Property Oct 26, 2021

Do I have to pay Capital Gains Tax when I sell my property?

5 min read

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Let’s first start with what a capital gain is. A capital gain or loss is generally the difference between what you paid for an asset you purchased and what you eventually sell it for.

If you sell it for more than it cost you to buy, then you’ve made a capital gain. If you sell it for less than you bought it for, then you’ve made a capital loss. Capital Gains Tax (or CGT for short) is the tax you must pay on the gain when you sell the property.

Will I pay Capital Gains Tax if I sell my owner-occupied main residence?

Generally, no. If you live in the property, it’s your main residence and you don’t use it to generate income, then you are exempt from paying Capital Gains Tax. Here’s the link to the ATO outlining the ins and outs on this.

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However, it’s important to always seek advice from your account or tax specialist before you buy or sell property to understand what the tax implications might be for your individual situation.

Do I have to pay Capital Gains Tax if I sell my investment property?

As a rule, if a property has been used to produce income whether through renting it out or operating a business from it, then you must pay Capital Gains Tax. There are some exemptions to this, which we will talk about in a future article.

To keep it simple, if you have purchased an investment property and never lived in it then you’ll probably have a CGT bill when you sell it.

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Here’s a simplified example of what Capital Gains Tax could look like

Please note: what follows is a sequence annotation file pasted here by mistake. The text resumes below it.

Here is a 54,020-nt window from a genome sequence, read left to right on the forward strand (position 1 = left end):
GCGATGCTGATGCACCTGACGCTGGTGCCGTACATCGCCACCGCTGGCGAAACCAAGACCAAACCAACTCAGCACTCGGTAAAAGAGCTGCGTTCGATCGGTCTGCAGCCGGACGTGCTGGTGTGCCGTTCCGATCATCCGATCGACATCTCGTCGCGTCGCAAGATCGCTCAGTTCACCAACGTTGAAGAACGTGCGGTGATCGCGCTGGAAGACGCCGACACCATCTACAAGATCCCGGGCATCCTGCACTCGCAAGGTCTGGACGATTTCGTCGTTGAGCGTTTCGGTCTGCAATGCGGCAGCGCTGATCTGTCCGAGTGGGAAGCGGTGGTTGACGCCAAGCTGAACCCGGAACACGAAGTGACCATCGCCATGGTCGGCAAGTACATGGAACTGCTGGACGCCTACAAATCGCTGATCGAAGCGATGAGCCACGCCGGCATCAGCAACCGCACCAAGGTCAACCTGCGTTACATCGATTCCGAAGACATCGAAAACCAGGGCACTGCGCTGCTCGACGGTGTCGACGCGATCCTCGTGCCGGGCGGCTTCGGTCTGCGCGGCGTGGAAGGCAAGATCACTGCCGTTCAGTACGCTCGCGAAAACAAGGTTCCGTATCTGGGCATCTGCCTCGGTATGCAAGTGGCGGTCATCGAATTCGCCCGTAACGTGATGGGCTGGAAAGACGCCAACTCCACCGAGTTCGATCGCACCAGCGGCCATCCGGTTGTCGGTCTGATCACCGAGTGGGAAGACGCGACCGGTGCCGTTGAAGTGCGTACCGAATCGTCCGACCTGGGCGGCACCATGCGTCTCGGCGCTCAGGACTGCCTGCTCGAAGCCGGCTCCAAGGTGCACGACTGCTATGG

You buy an investment property (which you never live in and rent out for income) for $500,000 – inclusive of stamp duty and other costs. You then sell the property for $800,000, making a capital gain of $300,000. It gets more complex if you have owned the asset for greater than 12 months, as a 50% CGT discount is available for Australian residents.

In our above scenario, assuming you owned the property for more than 12 months, then your capital gain is reduced to $150,000. CGT is then payable at your marginal income tax rates.

If you earn $100,000 per year, then your normal tax liability is $24,187. However due to the $150,000 taxable portion of your capital gain, your taxable income increases to $250,000. Tax payable on $250,000 is $88,167. This means the tax payable on your $300,000 capital gain is $63,980 (i.e. $88,167 – $24,187).

Note, we have simplified the case facts in our example by assuming there are no capital allowance tax deductions or capital improvements throughout the ownership period.

Always seek advice first before making a decision

There are of course many different scenarios when it comes to buying and selling property. A CGT event can be triggered in a range of different situations so it’s important to chat with your accountant first to understand what the implications might be.

This advice is general and does not take into account your objectives, financial situation or needs. You should consider whether the information is suitable for you and your personal circumstances. You should always seek advice from qualified tax and finance professionals before making a decision.